7 Pets That Aren’t Ethical to Own, Even If They Are Super Cute

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Even though they may be cute, there are a few pets that aren’t ethical to own, period.

Some animals are meant to live outside and be free!

Sadly, even though that should be pretty obvious, some people don’t see the signs.

Starting from squirrels and raccoons, let’s take a look at some of the pets that no one should really own. 

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Some animals just don't belong in our houses, no matter how cute they are. Here are the top 7 pets that aren't ethical to own!

1. Monkeys

Celebrities are notorious for having unethical pets, and monkeys seem to be among the most common.

Make no mistake about it, though; monkeys are not ethical pets to own.

Even though monkeys are believed to express similar behaviors to humans, they are a lot more complicated than that.

You can think of a monkey, as a toddler with increased agility.

Once they learn a behavior, they will push it to the maximum. 

Above that, it can be very hard to keep them contained, and will try to break any boundaries.

Sad or frustrated monkeys are known to completely destroy houses, throw feces, or simply terrorize their owners. 


2. Owls

Some people swear that owls are the cutest animals possible, and they really are.

The bad part, is that it can be almost impossible to set up a proper habitat for them.

Owls are predatory birds, and besides the fact that they can become dangerous, they need to hunt in order to feel happy.

On top of that, they need a lot of space to fly and stretch their wings, and, let’s face it: people don’t usually have that much space.


3. Snakes

Snakes fall into a bit of a grey area, as there are some that tend to do okay in a habitat versus the wild.

However, just because they can do okay in a tank doesn’t mean that they’re ethical pets to own.

When it comes to pet snakes, there are two very important aspects that need mentioning.

On the first hand, venomous snakes are a big no-no.

They really are fast and dangerous, and the owner can put his life, as well as his neighbor’s life at risk if it escapes.

On the other hand, snakes really need big spaces in order to feel comfortable.

They need to stretch, move, be able to walk in a straight line if they feel like it, and even climb from time to time.

Most tanks just can’t give them that freedom.

On top of that, it can be hard to make sure their diet is proper, as most times, they will only eat live animals.


4. Tigers

Needless to say, tigers are among the top pets that aren’t ethical to own.

Well, rather, it should be needless to Say.

Apparently both the famous and the infamous (Joe Exotic and Mike Tyson, I’m talking to you) missed the memo.

Tigers are absolutely huge felines and can be unpredictable, no matter how experienced the owner is.

They do behave like normal cats sometimes, but the moment a tiger decides what its prey is, there’s no turning back.

Besides, they need an incredible amount of space and live prey in order to be happy and to be honest, that doesn’t make them “pets.”


5. Squirrels

In many pet shops, you can get adorable squirrels to keep in your house.

Even though they are cute, small, and fluffy, you really shouldn’t try to raise a squirrel in captivity.

Despite their small sizes, squirrels can be quite unpredictable, and sometimes carry a lot of unidentified diseases, such as rabies.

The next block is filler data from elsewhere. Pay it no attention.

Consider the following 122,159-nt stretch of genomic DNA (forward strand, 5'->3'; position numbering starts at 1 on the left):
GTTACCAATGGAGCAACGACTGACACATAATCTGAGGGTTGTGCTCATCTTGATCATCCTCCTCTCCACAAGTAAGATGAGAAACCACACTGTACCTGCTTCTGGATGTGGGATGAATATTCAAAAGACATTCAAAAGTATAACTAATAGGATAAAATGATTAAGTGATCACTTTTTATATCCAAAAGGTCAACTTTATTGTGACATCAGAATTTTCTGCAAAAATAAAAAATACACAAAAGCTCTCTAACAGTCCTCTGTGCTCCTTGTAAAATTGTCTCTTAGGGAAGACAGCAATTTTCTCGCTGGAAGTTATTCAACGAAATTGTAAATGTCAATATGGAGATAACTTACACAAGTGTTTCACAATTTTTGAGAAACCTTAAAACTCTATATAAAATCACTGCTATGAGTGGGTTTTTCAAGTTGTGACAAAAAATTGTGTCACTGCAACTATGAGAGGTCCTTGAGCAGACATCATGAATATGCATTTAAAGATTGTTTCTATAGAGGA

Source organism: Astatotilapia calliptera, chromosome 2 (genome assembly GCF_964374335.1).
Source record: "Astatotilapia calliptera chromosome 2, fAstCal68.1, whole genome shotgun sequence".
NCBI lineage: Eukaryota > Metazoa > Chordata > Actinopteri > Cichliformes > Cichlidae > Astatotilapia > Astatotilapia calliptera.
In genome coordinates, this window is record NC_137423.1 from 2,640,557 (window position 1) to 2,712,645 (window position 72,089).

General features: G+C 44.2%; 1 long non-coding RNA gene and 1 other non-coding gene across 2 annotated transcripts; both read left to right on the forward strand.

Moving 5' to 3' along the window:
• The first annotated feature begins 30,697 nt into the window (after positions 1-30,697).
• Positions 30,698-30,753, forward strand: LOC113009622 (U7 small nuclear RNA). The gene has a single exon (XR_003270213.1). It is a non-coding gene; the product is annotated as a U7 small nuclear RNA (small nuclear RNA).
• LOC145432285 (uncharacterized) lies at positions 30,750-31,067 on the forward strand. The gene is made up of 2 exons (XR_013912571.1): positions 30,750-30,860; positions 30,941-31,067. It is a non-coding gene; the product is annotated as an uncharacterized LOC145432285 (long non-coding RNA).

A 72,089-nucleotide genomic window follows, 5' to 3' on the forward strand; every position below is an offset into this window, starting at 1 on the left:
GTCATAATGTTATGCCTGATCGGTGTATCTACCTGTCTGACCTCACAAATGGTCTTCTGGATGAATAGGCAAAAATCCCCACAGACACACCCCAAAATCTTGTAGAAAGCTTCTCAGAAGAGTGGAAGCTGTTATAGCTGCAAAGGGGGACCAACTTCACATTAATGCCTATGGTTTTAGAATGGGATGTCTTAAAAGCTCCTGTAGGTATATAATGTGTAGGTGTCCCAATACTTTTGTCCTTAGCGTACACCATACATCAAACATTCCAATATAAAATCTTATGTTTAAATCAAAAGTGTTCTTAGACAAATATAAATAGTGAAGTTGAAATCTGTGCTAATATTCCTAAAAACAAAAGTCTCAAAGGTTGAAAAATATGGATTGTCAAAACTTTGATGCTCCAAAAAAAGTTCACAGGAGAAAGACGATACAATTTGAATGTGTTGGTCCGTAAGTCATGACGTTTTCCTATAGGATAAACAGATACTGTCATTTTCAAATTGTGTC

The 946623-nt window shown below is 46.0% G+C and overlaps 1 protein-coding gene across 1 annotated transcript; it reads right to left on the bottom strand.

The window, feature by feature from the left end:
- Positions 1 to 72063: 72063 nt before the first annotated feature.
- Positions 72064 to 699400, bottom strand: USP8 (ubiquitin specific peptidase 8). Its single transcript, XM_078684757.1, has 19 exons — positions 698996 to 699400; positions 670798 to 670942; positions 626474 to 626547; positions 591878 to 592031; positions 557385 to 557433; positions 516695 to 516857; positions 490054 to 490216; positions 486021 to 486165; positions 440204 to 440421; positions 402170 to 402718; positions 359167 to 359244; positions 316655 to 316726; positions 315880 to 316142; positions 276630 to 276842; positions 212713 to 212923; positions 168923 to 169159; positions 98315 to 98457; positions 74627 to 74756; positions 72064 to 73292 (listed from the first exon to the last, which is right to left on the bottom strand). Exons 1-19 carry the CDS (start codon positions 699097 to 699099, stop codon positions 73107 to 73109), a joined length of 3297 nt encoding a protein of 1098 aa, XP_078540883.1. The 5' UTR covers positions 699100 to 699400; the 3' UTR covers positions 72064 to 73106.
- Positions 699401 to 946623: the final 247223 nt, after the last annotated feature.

6. Wolves

Wolves look a lot like our beloved canine companions, so they must be just as good pets as dogs, right?

Wrong. On so many levels, wolves are not ethical pets at all. Wild wolves are afraid of humans and even “domesticated” ones retain much of their wildness. 

As the US Fish and Wildlife Service explains,

The reality of owning one of these animals is often very different. While wolf puppies might be every bit as cute as dog puppies, they will grow up to be wolves, not dogs, no matter how much they are treated like dogs. With wolf-dog crosses, or hybrids, the higher the percentage of wolf genes, the more wolf-like behavior the hybrid will exhibit.

Plus, if you adopt a wolf (or, more likely, tear it from the wild since no ethical person will sell them), you’re likely breaking the law. 

Wolves are protected in many areas and illegal to own throughout most of the US. FYI, that goes for wolf/dog hybrids, too.

Please, leave the wolves in the wild. They don’t belong in your house!

7. Raccoons 

Having a raccoon as a pet has been a trend for a few years, and that’s incredibly wrong.

In some places, it’s actually illegal to own them, and it’s also highly unethical.

They are wild animals and used to a certain lifestyle. On top of that, they can carry a lot of parasites, and even become aggressive towards their owners. 


Honestly, any wild and undomesticated animal belongs on a list of pets that aren’t ethical to own.

The only exception is animal sanctuaries that rescue and care for injured animals.

They know what they’re doing, though, and if at all possible they return the animals to the wild.

If you really want to get yourself a cute animal, then you should stick to the domesticated ones that actually like humans and thrive well in our care.

Think guinea pigs, cats, and dogs rather than lions and tigers and bears (oh my!).

These pets that aren’t ethical are meant to live in the wilderness, and no one should take that away from them. 

Do you agree with this list of pets that aren’t ethical to own? Share your thoughts below.

Andreea Juganaru
Andreea Juganaru

Andreea is a very passionate content creator and her purpose is to provide you with the most interesting articles, while constantly discovering new facts. She’s been freelance writing for the past five years and has created numerous articles and educational materials while managing her own mom blog.
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